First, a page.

KUALA LUMPUR, March 8 (Bernama) -- Guess what will the first Malaysianastronaut eat and wear in space when joining the Russian space missionscheduled in October 2007.
Teh tarik, roti canai, sambal belacan and batik!
It's not funny. This is a serious matter.
National Space Agency Director-General Prof Datuk Dr Mazlan Othman said alot of scientific research would be carried out in realising the idea.
"We just want our astronaut to enjoy Malaysian food in space and it willinvolve a lot of science in preparing them," she told reporters afterattending the launch of "Exploring the Solar System" exhibition at theNational Planetarium here.
She said the National Space Agency would be sending a chef and a fashiondesigner to the National Aeronautics and Space Administration (NASA) inHouston, the United States, to conduct the research with the help of theAmerican space agency.
"We just want our astronaut to share the local culture with the Russiancolleagues during the mission," she said.
Dr Mazlan said ulama might also be involved in the research should thesuccessful astronaut candidate is a Muslim.
"Their help is needed in determining the direction of kiblat (Kaabah) andprayer time in space," she said.
Asked whether durians would be brought or allowed in the space craft, shesaid: "No. No."
The Malaysian astronaut programme costing about US$25 million (RM95million) is part of an offset programme for the procurement of 18 SukhoiSU-30 MKM multi-role combat aircraft worth US$900 million (RM3.4 billion)from Russia.
The deal was signed on Aug 5, 2003 in Putrajaya. The fighter jets will bedelivered in stages from next year.
Russia will implement a transfer of technology and offset programme worthUS$270 million (RM1.026 billion), constituting about 30 per cent of thecontract value.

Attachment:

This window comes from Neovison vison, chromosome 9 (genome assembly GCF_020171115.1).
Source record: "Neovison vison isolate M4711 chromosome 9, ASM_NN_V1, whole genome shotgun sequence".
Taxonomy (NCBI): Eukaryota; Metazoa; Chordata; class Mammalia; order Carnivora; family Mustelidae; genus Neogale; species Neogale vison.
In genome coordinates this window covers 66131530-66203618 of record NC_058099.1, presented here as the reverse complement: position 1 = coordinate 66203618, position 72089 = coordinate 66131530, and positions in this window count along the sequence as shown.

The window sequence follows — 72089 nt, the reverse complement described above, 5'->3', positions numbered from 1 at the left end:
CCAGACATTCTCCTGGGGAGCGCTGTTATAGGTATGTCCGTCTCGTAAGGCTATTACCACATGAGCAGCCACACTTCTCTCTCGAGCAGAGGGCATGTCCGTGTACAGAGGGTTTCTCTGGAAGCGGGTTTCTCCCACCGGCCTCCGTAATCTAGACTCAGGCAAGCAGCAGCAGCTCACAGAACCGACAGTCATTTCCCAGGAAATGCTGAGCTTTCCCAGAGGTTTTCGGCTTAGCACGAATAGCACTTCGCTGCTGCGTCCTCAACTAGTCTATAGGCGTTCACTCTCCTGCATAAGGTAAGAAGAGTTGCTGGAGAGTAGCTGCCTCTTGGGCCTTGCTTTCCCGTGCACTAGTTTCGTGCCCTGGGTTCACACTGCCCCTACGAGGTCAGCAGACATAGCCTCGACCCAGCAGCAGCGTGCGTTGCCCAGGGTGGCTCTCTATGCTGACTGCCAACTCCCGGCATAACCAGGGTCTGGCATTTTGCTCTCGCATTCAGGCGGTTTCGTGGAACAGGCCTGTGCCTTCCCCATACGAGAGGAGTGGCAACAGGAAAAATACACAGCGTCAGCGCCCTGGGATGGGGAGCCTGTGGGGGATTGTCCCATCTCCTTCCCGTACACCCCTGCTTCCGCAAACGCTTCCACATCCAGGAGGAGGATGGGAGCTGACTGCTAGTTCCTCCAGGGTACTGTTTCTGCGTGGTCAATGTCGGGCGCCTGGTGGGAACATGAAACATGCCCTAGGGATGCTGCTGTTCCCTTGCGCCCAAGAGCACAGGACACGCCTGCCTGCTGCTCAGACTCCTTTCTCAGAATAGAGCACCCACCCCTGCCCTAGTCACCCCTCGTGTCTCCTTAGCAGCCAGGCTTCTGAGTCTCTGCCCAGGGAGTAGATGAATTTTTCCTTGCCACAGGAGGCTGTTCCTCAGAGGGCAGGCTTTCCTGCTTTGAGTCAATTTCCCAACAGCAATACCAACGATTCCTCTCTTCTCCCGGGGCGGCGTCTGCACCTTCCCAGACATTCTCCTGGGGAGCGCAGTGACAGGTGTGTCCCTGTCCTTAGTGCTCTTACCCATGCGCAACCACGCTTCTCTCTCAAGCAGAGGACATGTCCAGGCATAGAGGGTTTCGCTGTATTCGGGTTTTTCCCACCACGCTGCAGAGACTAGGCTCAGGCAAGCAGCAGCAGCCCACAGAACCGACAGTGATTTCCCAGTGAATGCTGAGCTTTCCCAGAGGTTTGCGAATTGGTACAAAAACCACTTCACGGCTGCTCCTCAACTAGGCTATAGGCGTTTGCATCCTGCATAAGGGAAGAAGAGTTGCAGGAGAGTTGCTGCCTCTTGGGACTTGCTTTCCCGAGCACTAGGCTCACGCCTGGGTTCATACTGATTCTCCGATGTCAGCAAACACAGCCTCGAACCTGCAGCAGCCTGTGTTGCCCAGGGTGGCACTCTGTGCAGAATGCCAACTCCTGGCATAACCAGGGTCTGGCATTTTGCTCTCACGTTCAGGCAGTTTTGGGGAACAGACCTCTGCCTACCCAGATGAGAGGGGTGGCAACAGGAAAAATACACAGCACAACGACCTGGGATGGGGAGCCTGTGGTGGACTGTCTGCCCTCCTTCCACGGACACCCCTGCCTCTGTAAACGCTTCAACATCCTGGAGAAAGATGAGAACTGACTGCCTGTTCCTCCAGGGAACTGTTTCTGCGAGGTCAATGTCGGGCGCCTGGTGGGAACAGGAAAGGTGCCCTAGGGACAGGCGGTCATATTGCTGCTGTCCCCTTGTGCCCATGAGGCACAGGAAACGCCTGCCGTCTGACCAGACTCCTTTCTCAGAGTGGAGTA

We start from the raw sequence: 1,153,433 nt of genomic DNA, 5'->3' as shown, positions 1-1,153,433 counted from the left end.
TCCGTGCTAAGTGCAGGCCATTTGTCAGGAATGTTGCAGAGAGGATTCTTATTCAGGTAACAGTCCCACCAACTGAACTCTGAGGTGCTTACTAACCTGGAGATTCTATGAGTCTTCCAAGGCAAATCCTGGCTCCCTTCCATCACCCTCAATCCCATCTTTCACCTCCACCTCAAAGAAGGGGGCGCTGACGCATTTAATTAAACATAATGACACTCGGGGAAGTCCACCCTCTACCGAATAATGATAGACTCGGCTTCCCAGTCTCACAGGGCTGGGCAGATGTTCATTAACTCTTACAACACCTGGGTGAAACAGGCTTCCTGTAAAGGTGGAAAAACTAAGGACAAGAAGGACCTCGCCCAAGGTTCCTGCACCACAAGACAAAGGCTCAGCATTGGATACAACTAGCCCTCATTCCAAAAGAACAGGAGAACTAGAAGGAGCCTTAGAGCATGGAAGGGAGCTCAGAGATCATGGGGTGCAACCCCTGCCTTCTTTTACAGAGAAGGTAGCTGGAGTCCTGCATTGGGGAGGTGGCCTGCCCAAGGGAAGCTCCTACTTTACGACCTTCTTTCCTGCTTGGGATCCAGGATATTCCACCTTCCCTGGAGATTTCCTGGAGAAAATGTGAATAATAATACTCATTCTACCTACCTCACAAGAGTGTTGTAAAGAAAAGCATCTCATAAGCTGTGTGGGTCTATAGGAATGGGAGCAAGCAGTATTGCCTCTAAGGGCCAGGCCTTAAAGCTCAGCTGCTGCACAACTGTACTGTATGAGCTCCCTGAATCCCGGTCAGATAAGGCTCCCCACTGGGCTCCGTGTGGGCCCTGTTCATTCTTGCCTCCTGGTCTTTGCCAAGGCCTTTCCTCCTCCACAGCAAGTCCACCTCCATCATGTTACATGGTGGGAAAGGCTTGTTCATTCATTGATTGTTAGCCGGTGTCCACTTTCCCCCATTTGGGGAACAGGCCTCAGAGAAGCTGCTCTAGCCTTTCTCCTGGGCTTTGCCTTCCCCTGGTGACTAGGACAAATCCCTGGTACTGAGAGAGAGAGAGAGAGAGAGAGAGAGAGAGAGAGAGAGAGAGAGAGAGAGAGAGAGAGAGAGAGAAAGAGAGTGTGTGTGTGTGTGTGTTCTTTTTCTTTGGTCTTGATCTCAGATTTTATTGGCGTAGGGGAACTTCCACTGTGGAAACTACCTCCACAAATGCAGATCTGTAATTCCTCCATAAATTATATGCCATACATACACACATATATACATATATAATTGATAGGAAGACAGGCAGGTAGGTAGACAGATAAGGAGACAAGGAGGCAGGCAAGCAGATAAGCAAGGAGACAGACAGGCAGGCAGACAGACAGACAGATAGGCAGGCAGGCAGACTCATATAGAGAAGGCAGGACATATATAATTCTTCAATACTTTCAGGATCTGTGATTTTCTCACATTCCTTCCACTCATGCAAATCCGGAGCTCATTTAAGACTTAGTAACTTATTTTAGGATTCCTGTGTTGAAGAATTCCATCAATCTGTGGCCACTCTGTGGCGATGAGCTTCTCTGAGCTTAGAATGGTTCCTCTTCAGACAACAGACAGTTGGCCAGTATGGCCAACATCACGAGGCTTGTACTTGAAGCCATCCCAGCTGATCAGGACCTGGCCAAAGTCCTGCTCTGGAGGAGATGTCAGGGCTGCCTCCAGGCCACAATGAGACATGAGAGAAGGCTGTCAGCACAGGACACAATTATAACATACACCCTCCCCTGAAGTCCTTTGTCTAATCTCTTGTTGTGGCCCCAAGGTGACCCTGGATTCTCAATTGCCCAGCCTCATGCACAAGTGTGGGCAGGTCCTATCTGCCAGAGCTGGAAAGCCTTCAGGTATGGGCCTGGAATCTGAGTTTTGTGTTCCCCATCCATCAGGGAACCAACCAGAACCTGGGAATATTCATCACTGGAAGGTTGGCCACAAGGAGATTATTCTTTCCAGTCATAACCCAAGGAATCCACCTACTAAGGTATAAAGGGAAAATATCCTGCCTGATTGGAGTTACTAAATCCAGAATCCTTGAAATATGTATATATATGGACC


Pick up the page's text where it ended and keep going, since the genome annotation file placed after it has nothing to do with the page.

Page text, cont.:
In a counter-purchase arrangement, Russia will buy US$270 million worth ofpalm oil from Malaysia, while the balance of the aircraft purchase will bepaid in cash by Malaysia.
Dr Mazlan said the Malaysian astronaut would not merely be "a passenger"during the space mission as he or she would carry out scientificexperiments during the six to eight days stint at the International SpaceStation.
"It is not a glamorous trip. The trip will not be the end of the(Malaysian) astronaut career," she said.
Dr Mazlan said two experts from Russia's space agency would arrive inMalaysia by end of this month to help in the selection of candidates forthe Malaysian astronaut programme.
She said 30 aspiring astronauts have been shortlisted from 3,700applicants for the Russian space mission.
From the shortlisted candidates, 10 will be chosen by a team from theRussian space agency. They will then be sent to Russia by year-end for athorough check-up.
Only two will be selected to undergo the two-year training. One willbecome the first Malaysian to journey into space while the other will beput on the reserve list.
The three-week exhibition beginning Tuesday is jointly organised by theBritish Council and the National Space Agency. Admission is free.